In an earlier article, we considered an employer's options when an employee departs and takes with them the social media contacts they have obtained during the course of their employment. We concluded, with reference to the emerging case law on this topic in the United States and the United Kingdom, that an employee will generally own their social media account, even where an employer has suggested creating the account or where the departing employee permits other employees to use or maintain the account for them.
This article provides some suggestions as to how an employer can create a policy to ensure that it owns its social media accounts and reduce the risk of engaging in litigation with a departing employee with respect to social media contacts, connections and followers. In addition, it provides some tips regarding social media policies more generally.
There is no one-size-fits-all social media ownership policy or social media policy; an employer must craft an individualized policy based on many considerations, including the nature of the employer's business, the workplace environment and whether the employer encourages or discourages the use of social media.
1. Social Media Ownership Policy
Employers should consider establishing a written policy regarding the employer's ownership of social media accounts created or used by employees on behalf of the employer. Such a policy may:
- Define social media;
- Establish that the employer owns the employer's social media accounts, including content, friends/followers, usernames and passwords;
- Confirm that the administrative rights to an employer's social media accounts should be limited to certain employees with the permission to post, with the log-in information stored in a secure database which the employer controls;
- Provide guidelines with respect to the appropriate use of an employer's social media account;
- Integrate an employer's social media ownership policy with other policies, including polices with respect to confidential information;
- Outline what happens to an employer's social media accounts when an employee with administrative rights departs; and
- Ensure that the Company's use of any social media platform complies with all applicable laws, and each website's terms and conditions and privacy policies.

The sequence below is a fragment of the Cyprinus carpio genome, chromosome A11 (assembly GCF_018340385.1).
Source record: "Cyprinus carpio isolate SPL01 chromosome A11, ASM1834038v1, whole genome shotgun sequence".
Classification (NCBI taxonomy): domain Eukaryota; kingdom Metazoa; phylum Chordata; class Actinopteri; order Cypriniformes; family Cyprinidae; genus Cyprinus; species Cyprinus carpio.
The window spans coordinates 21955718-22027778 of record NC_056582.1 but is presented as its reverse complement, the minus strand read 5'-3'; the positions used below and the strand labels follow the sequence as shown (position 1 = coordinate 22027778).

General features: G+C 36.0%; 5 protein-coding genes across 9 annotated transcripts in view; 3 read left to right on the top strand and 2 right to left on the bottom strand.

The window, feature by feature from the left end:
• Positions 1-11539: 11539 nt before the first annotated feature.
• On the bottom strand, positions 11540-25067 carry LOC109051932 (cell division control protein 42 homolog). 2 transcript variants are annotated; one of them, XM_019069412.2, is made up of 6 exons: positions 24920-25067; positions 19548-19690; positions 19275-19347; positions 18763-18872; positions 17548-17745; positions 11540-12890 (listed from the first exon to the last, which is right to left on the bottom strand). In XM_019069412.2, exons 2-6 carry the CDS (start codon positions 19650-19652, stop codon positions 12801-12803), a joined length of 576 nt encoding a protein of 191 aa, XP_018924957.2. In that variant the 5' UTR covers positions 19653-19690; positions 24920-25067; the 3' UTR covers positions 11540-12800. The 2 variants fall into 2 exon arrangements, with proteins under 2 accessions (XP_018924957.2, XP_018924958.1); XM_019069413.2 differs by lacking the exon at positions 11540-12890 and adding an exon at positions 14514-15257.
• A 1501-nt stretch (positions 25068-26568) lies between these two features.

2. Social Media Policy
More generally, employers should consider establishing a written policy regarding the appropriate use of social media in the workplace. Such a policy may:
- Define social media;
- Specify who is bound by the policy;
- Distinguish between an employee's personal use of social media versus an employee's use on behalf of the employer;
- Specify whether/when the personal use of social media is acceptable at work;
- Confirm whether the employer will monitor the employee's social media and/or internet use at work;
- Outline the risks to an employer from the employee's use of social media, including damage to an employer's reputation or the unauthorized disclosure of confidential information;
- Confirm that workplace rules and policies which prohibit harassment and bullying and protect human rights extend to an employee's online presence and that the use of social media and inappropriate online comments outside the workplace may lead to discipline;
- Provide guidelines with respect to the responsible use of social media by employees, including the non-disclosure of confidential and/or client information;
- Identify whether any legislation applies to the collection, use or disclosure of personal information in the workplace;
- Ensure that an employer's social media policy is integrated with an employer's other policies;
- Specify the consequences for violating the policy; and
- Provide for an annual review of the policy by employees.
We would be pleased to assist with the development of your social media and social media ownership policy.
The content of this article is intended to provide a general guide to the subject matter. Specialist advice should be sought about your specific circumstances.